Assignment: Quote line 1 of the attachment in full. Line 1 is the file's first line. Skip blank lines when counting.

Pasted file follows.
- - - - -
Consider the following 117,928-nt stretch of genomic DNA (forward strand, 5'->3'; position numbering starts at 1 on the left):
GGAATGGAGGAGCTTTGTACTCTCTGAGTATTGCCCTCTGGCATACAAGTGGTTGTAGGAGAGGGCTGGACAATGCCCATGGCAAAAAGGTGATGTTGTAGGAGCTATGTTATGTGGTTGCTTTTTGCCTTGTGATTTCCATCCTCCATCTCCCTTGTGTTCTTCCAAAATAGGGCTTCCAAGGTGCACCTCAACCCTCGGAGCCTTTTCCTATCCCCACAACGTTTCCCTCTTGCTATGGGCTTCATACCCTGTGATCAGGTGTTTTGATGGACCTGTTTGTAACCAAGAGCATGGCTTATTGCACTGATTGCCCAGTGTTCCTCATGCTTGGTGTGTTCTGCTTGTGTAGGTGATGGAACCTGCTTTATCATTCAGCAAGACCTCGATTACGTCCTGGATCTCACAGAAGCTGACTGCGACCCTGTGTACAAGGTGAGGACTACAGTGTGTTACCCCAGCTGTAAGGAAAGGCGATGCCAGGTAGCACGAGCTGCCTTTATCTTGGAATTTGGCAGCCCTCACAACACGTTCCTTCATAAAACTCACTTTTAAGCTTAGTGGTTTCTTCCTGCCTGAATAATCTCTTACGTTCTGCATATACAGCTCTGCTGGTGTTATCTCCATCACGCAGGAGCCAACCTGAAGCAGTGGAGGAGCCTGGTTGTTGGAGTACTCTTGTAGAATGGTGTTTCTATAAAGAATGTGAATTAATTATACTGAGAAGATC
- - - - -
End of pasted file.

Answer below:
Consider the following 117,928-nt stretch of genomic DNA (forward strand, 5'->3'; position numbering starts at 1 on the left):